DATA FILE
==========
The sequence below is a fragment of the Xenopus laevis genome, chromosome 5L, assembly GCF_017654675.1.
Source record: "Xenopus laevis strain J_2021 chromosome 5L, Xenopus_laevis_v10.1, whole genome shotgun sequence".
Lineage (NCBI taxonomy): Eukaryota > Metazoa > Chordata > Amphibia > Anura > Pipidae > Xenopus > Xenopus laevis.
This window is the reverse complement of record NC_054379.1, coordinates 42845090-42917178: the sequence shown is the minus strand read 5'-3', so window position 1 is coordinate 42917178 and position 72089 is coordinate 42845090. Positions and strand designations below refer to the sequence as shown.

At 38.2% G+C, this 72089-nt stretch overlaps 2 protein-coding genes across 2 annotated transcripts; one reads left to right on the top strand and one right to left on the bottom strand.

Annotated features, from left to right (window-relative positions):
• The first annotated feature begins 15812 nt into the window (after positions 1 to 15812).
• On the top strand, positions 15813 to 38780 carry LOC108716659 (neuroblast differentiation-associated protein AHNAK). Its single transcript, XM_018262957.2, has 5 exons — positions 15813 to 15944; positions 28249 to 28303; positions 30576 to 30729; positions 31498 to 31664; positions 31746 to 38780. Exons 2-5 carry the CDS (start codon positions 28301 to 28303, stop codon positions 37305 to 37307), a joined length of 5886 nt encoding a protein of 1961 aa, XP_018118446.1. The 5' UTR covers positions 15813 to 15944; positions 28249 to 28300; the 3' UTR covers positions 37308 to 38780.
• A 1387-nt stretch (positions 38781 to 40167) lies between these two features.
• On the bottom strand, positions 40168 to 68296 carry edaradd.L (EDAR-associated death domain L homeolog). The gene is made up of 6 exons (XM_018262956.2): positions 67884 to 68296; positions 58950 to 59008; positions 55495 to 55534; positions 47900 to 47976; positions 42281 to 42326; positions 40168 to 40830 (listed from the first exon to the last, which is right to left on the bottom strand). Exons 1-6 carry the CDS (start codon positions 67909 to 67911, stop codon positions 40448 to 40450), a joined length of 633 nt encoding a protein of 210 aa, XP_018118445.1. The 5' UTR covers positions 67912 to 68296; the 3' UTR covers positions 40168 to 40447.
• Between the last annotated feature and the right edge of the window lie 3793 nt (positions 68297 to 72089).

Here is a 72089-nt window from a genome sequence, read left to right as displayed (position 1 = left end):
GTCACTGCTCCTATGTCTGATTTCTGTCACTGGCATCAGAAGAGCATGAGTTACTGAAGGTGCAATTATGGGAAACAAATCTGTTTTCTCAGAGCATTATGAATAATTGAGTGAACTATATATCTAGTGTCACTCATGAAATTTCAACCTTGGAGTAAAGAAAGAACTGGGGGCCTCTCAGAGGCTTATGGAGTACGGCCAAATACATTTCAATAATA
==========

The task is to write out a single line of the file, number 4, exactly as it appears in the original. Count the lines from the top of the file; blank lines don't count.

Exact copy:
This window is the reverse complement of record NC_054379.1, coordinates 42845090-42917178: the sequence shown is the minus strand read 5'-3', so window position 1 is coordinate 42917178 and position 72089 is coordinate 42845090. Positions and strand designations below refer to the sequence as shown.